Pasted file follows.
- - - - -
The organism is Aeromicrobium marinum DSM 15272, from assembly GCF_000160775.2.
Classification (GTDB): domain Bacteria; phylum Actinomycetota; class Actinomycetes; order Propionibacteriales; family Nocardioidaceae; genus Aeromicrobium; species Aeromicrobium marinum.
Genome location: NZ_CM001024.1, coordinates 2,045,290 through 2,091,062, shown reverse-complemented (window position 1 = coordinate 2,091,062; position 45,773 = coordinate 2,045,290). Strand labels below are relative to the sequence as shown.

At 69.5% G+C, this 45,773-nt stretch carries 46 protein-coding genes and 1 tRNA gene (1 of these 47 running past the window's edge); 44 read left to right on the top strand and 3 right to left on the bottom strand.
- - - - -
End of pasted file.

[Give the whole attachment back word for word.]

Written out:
The organism is Aeromicrobium marinum DSM 15272, from assembly GCF_000160775.2.
Classification (GTDB): domain Bacteria; phylum Actinomycetota; class Actinomycetes; order Propionibacteriales; family Nocardioidaceae; genus Aeromicrobium; species Aeromicrobium marinum.
Genome location: NZ_CM001024.1, coordinates 2,045,290 through 2,091,062, shown reverse-complemented (window position 1 = coordinate 2,091,062; position 45,773 = coordinate 2,045,290). Strand labels below are relative to the sequence as shown.

At 69.5% G+C, this 45,773-nt stretch carries 46 protein-coding genes and 1 tRNA gene (1 of these 47 running past the window's edge); 44 read left to right on the top strand and 3 right to left on the bottom strand.